Francis Bacon. (15611626). Essays, Civil and Moral.
The Harvard Classics. 190914.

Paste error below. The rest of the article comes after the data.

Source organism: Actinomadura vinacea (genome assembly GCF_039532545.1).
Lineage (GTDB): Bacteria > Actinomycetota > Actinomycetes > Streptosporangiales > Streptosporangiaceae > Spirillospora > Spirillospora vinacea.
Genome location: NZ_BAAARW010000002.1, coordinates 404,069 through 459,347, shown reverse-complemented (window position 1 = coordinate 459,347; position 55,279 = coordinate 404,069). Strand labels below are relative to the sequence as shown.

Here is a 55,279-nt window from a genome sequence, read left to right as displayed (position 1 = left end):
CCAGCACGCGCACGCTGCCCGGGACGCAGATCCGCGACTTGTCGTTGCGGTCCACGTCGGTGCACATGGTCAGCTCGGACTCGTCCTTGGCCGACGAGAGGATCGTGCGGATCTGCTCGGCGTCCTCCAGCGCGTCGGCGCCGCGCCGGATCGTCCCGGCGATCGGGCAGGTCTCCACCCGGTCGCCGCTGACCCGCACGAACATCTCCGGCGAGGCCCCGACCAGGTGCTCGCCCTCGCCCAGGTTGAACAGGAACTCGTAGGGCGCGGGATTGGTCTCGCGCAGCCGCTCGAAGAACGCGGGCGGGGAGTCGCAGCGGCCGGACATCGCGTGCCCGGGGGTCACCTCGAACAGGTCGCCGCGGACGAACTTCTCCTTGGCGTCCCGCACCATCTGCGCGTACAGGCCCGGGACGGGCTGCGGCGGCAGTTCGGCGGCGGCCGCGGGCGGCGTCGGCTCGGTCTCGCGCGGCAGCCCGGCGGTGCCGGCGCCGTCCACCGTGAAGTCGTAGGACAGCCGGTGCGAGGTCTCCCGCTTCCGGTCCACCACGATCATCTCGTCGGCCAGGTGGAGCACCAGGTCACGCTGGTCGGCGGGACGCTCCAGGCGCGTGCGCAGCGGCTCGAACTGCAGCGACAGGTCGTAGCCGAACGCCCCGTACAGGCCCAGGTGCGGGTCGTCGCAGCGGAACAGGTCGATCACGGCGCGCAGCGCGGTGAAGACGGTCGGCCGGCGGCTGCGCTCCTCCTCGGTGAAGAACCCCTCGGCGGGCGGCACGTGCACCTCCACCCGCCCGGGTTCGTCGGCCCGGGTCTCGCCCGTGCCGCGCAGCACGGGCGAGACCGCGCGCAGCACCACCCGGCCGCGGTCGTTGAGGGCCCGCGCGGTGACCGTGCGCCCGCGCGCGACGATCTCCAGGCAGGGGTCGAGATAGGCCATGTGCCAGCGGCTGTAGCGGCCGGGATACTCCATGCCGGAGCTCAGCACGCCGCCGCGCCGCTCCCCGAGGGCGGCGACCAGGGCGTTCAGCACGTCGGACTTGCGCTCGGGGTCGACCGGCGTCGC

IT is generally better to deal by speech than by letter; and by the mediation of a third than by a mans self. Letters are good, when a man would draw an answer by letter back again; or when it may serve for a mans justification afterwards to produce his own letter; or where it may be danger to be interrupted, or heard by pieces. To deal in person is good, when a mans face breedeth regard, as commonly with inferiors; or in tender cases, where a mans eye upon the countenance of him with whom he speaketh may give him a direction how far to go; and generally, where a man will reserve to himself liberty either to disavow or to expound. In choice of instruments, it is better to choose men of a plainer sort, that are like to do that that is committed to them, and to report back again faithfully the success, than those that are cunning to contrive out of other mens business somewhat to grace themselves, and will help the matter in report for satisfaction sake. Use also such persons as affect1 the business wherein they are employed; for that quickeneth much; and such as are fit for the matter; as bold men for expostulation, fair-spoken men for persuasion, crafty men for inquiry and observation, froward2 and absurd3 men for business that doth not well bear out4 itself. Use also such as have been lucky, and prevailed before in things wherein you have employed them; for that breeds confidence, and they will strive to maintain their prescription. It is better to sound a person with whom one deals afar off, than to fall upon the point at first; except you mean to surprise him by some short question. It is better dealing with men in appetite, than with those that are where they would be. If a man deal with another upon conditions, the start or first performance is all; which a man cannot reasonably demand, except either the nature of the thing be such, which must go before; or else a man can persuade the other party that he shall still need him in some other thing; or else that he be counted the honester man. All practice5 is to discover,6 or to work.7 Men discover themselves in trust, in passion, at unawares, and of necessity, when they would have somewhat done and cannot find an apt pretext. If you would work any man, you must either know his nature and fashions, and so lead him; or his ends, and so persuade him; or his weakness and disadvantages, and so awe him; or those that have interest in him, and so govern him. In dealing with cunning persons, we must ever consider their ends, to interpret their speeches; and it is good to say little to them, and that which they least look for. In all negotiations of difficulty, a man may not look to sow and reap at once; but must prepare business, and so ripen it by degrees.